Given that pasta would be an import from Italian cuisine and, therefore, they manage to prepare it as you want (in Albania just ask ...), in the Land of the Eagles much more is used than rice.
Translated literally, rice, but here it is called pilaf, even if, from a gastronomic point of view, pilaf is the technical term that is given to a type of cooking of rice (i.e. put in the oven in a covered pan, in which vegetable broth is poured which is absorbed gradually ).
In traditional Albanian cuisine the concept of 'first course' does not exist. The same rice, rather than being eaten as a first course (in the vegetarian version you can ask for the pilaf me perime, that is, rice with vegetables), usually accompanies meat, as Balkan cuisine and, more generally, Middle Eastern cuisine would like.
Rather (of course, maybe in summer it is rare to see it eat but restaurants prepare it easily) you can opt for the legendary bean soup, the grosh. In restaurants properly so called they no longer serve it, but in restaurants taverns shqiptare (i.e. inns with typical cuisine) they serve you quietly. Be careful, however, to ask that it be prepared with only water and flavorings, because sometimes it is enriched using animal broth.
Second courses and single dishes
Typical inn dishes, rather than listed restaurants. Because they are a legacy of poor Albanian cuisine. We insert them as main courses, following the Italian menu sequence. But in an Albanian tavern menu you are more likely to find them among the meze.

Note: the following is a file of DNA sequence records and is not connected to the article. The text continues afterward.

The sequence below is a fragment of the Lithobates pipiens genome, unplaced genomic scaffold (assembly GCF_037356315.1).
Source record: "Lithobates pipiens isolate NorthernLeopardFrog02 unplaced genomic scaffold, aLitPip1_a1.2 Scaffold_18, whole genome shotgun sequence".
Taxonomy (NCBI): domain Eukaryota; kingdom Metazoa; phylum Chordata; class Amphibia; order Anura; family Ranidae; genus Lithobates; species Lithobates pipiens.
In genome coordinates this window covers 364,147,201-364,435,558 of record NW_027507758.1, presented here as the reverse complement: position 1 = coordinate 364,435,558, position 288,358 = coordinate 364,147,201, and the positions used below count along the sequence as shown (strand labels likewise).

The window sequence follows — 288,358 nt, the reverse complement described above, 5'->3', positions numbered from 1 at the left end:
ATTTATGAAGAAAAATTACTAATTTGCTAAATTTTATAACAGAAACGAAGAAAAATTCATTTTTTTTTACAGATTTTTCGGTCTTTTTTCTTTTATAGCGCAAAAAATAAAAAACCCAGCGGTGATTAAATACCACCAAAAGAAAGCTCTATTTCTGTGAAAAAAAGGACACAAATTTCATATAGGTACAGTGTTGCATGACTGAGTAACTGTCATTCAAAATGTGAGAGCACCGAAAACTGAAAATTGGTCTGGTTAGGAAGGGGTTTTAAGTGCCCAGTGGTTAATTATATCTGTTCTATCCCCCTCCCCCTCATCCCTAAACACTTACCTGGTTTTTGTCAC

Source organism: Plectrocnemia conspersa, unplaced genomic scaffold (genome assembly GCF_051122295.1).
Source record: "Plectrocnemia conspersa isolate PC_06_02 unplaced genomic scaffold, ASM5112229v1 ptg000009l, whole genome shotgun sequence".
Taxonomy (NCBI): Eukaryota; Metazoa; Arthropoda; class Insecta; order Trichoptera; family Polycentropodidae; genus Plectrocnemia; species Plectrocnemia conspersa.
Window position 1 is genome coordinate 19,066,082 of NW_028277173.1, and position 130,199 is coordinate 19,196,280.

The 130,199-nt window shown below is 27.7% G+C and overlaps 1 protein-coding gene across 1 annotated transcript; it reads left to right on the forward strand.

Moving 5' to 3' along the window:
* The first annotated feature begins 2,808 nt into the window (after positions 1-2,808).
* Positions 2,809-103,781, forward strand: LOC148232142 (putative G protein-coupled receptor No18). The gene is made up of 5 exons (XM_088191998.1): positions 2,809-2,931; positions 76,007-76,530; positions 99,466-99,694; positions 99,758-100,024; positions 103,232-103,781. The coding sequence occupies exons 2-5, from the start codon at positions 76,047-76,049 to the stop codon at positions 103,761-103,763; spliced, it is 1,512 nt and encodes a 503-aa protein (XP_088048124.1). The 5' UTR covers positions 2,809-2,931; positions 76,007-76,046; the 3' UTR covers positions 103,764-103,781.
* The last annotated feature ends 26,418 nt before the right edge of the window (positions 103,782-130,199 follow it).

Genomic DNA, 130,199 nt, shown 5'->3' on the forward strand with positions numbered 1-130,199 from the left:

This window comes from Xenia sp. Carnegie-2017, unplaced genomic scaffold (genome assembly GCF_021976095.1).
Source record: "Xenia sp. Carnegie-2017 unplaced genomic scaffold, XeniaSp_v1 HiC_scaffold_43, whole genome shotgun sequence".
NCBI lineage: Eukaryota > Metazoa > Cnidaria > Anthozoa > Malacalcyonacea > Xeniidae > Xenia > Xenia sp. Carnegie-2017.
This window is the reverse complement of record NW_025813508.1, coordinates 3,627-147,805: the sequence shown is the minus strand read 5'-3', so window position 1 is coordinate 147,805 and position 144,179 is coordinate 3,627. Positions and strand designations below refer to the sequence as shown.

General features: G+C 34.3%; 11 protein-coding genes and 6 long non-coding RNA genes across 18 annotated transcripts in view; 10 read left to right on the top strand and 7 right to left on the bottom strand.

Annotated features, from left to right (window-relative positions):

We are talking about fërgesë, speca të mbyshura e japrak.
The word fërgesë does not have a literal translation in Italian. Rather, according to the nomenclature of the Albanian dictionaries (I translate it) it is 'preparation with salted ricotta or crumbled cheese, fried with a little tomato and spices'.
The classic version provides that the main ingredient is meat or liver, but there is also a vegetarian version that contemplates the use of peppers and onions.
The final consistency of fërgesë is that of a rather thick cream. It can be accompanied with toasted bread or with a piece of byrek.
The speca të mbyshura are the classic stuffed peppers. While in Italy the original recipe always includes minced meat, the Albanian one also has the vegetarian version. The stuffing of peppers will be the classic rice, tomato, garlic and onion, various spices, including oregano and, sometimes, even mint.
Especially in home cooking, it is not uncommon to find that peppers are replaced by eggplants, made like us in a boat.
Lo japrak is the roll of vine leaves or cabbage, stuffed with rice and herbs, typical of Balkan and Central Asian cuisine (the ancient areas of extension of the Ottoman Empire).
Those who turn to ethnic restaurants in Italy may have found it on the menu under the name of leaf, filling o sarma / sarmale and may have also tasted variants stuffed with minced meat, while the Albanian version is exclusively vegetarian.
If you find yourself near Gjirokastër, you can't not try the qifqi, which are vegetarian meatballs typical of this location, made with rice, egg, mint, salt and pepper.
If possible, accompany the tasting of these meatballs with dhallë, drink based on yogurt, water and salt.
So, to sum up, does anyone still have doubts that vegetarian food can be eaten in Albania? We don't really believe.
Visiting ricette.albanianews.it you can read some of the typical recipes of Albanian cuisine.